Did you know that there is a connection between the legend of Robin Hood and Worms? Richard I of England (Richard the Lionheart) is said to have spent some time behind bars in Worms.
Everyone knows the story of Robin Hood – who took from the rich and gave to the poor. Together with Lady Marian, Friar Tuck, and his Merry Men, Robin Hood lived in Sherwood Forest near Nottingham and fought against suppression and injustice. Their prime enemies were the Sheriff of Nottingham and King John, the brother of Richard I, known as Richard the Lionheart. Richard I had gone to fight in the holy war, and his avaricious and power-hungry brother John had taken over as king while he was away. When Richard the Lionheart was captured and a ransom was demanded for his release, his brother did not want to fulfil the captors’ demands in order to be able to rule for longer. But Robin Hood succeeded in spoiling his plans.
But what has all that got to do with Worms? Legends about Robin Hood sprang up as early as he Middle Ages, and we do not know whether he lived at the time of Richard the Lionheart, or even whether he existed at all. However, what we do know is that Richard the Lionheart took part in the crusade, was captured, that a ransom was demanded, and that his power-hungry brother John Lackland wanted to remain king rather than raise the ransom. And while the fulfilment of the conditions for Richard’s release was being negotiated, the places where he is said to have spent time behind bars include Worms.
On December 21 st or 22 nd in 1192, Richard the Lionheart was taken prisoner in Erdberg near Vienna by Duke Leopold’s men – Duke Leopold V of Austria of the Babenberg dynasty. Richard was returning to England from the Third Crusade, and his capture caused a political earthquake at the time. It probably followed a disagreement between Richard and Leopold about claims to booty, but disputes between Philip II of France and the Roman-German Emperor Henry VI may also have played a role.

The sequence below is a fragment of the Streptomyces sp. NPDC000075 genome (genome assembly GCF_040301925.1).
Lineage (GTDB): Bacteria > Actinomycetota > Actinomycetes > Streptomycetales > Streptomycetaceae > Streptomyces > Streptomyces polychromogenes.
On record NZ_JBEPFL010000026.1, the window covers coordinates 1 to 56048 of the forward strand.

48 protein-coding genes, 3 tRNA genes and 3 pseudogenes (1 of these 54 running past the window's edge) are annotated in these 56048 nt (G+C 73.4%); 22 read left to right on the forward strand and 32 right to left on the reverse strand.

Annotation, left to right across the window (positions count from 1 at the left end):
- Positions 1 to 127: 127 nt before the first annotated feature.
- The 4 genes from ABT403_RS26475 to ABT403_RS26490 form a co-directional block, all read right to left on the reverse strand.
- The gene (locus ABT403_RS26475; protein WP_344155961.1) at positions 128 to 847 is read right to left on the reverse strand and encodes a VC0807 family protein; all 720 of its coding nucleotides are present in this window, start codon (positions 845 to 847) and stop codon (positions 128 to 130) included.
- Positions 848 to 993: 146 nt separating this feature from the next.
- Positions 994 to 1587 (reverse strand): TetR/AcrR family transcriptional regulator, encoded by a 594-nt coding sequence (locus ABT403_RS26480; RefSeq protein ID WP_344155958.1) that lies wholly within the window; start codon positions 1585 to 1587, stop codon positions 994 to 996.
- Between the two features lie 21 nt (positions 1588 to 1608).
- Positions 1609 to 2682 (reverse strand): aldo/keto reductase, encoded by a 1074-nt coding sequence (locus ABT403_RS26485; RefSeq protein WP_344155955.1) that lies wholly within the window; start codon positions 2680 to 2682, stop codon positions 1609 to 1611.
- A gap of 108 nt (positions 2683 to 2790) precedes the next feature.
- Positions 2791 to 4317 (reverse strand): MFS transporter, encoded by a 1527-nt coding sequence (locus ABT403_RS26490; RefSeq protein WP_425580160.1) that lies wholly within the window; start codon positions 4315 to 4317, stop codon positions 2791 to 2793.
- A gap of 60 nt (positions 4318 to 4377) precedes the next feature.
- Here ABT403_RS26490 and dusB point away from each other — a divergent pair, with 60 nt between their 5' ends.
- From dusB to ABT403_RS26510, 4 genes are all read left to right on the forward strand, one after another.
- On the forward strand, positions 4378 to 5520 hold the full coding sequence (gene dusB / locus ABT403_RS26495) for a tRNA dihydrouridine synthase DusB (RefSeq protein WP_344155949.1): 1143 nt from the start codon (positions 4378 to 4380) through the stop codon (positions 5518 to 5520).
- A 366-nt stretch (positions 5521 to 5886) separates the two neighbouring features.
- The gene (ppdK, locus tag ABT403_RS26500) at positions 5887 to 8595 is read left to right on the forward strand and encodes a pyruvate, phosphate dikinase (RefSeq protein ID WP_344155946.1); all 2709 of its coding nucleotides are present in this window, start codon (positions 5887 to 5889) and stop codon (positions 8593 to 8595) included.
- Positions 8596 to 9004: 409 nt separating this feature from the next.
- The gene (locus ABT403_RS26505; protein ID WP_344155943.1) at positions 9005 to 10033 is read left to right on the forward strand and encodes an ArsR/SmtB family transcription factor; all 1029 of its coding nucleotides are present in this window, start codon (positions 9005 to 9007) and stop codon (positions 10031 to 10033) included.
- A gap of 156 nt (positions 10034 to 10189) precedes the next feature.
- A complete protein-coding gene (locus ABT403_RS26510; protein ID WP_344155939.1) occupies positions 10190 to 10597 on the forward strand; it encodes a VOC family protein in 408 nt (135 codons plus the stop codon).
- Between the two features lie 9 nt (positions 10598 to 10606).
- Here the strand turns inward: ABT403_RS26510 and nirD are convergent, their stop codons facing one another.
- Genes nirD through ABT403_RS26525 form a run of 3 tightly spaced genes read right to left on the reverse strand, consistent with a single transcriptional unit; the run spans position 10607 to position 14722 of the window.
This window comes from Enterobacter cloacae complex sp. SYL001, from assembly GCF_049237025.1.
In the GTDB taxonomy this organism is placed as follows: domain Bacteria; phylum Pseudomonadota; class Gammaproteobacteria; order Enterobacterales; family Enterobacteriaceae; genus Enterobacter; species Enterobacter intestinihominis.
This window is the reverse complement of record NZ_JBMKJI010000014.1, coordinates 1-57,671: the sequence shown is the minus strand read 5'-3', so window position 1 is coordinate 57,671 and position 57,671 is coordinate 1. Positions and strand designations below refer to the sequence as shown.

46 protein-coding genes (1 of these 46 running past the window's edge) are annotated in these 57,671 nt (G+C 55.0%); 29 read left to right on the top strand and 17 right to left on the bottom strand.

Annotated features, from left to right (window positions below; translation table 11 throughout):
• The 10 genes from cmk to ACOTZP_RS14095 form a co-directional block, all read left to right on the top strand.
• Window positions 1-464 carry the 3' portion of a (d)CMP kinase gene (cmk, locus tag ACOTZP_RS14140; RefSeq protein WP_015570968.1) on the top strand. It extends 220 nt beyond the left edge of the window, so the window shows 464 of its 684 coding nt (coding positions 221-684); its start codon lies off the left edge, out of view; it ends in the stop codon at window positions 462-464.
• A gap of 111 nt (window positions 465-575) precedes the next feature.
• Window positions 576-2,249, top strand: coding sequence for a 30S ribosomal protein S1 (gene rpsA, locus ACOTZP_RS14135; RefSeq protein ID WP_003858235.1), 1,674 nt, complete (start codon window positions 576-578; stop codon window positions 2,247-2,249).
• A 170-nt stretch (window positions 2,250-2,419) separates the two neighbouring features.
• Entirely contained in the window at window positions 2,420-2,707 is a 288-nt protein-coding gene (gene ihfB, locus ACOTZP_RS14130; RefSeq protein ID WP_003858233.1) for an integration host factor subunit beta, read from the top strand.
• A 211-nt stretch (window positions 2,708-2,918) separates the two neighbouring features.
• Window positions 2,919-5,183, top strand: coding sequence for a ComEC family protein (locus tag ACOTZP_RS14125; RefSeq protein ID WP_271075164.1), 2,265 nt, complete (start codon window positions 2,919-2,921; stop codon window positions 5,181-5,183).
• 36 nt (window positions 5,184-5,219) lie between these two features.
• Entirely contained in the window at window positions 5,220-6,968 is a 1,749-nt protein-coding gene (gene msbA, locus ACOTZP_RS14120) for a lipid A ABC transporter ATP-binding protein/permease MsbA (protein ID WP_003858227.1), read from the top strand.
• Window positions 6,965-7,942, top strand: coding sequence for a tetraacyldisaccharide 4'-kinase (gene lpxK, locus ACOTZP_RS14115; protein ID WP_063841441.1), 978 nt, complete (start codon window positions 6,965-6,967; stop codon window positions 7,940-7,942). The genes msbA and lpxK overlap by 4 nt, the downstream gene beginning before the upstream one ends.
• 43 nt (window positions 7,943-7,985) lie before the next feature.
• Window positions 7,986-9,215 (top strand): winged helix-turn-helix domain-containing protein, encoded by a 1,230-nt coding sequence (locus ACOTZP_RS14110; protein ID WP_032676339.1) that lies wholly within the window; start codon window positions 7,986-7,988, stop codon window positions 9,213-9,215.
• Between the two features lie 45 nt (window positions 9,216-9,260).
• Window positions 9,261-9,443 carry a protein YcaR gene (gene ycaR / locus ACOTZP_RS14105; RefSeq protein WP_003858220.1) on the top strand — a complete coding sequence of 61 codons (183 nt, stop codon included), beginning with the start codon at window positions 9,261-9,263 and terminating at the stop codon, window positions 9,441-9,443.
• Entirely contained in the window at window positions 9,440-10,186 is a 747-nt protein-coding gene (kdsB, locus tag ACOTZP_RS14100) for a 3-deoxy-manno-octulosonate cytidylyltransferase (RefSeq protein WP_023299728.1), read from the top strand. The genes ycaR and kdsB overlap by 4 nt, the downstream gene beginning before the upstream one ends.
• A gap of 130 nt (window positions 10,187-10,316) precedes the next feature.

Duke Leopold had his famous prisoner taken to the Dürnstein
Castle on the Danube.
On February 14 th 1193 the conditions for his release were drawn up
in Würzburg. One of these was a ransom of 100,000 marks in silver of Cologne weight, half of
this for the emperor and the other half for the duke. As the weight of a Cologne silver mark was
about 233 grams, the ransom amounted to a good 23.3 tonnes of pure silver.
Richard the Lionheart is said to have complained bitterly about this treatment
in a letter that he sent to Pope Celestin e III shortly
before Christmas 1193: “… and has sold me to the Emperor as though I were an ox
or an ass!”
After the agreement had been signed by Henry VI, Leopold V delivered his royal prisoner Richard the Lionheart to the emperor in Speyer on March 28 th 1193. When Henry confronted him with the list of demands drawn up in Würzburg, Richard flatly refused. He did not want to submit to the emperor’s dictate. Henry quickly organized a kind of show trial, as a result of which Richard was “accommodated” more or less royally in Trifels Castle near Speyer, then in Hagenau, Koblenz and Worms, and finally in Mainz. Was he perhaps kept prisoner in Worms in the tower Luginsland , where Henry VII (King of Germany and Sicily) was imprisoned 42 years later in 1235 while his father and Isabella of England married in the cathedral nearby?
When King Richard’s brother, John Lackland, refused to pay the ransom sum and while he was even scheming against it, Richard’s mother, Eleanor of Aquitaine, started to raise the ransom for her son’s release. She sold those possessions that Richard had not already sold himself to finance his crusade. To this day, there are no valuable objects (chandeliers, silver cutlery etc.) in England dating from this time. This loss of capital was economically disastrous for England and gave rise to unrest, which later led to the legends about Robin Hood.
Henry VI used the ransom money to prepare for the battle for Sicily, and after the successful conquest he returned with many times the amount he had spent. He is said to have used this money to build up and fortify the cities of Worms and Speyer.
On February 4 th 1194, Richard the Lionheart was released from imprisonment in Mainz. He visited several towns and cities in Germany before returning to England weeks later.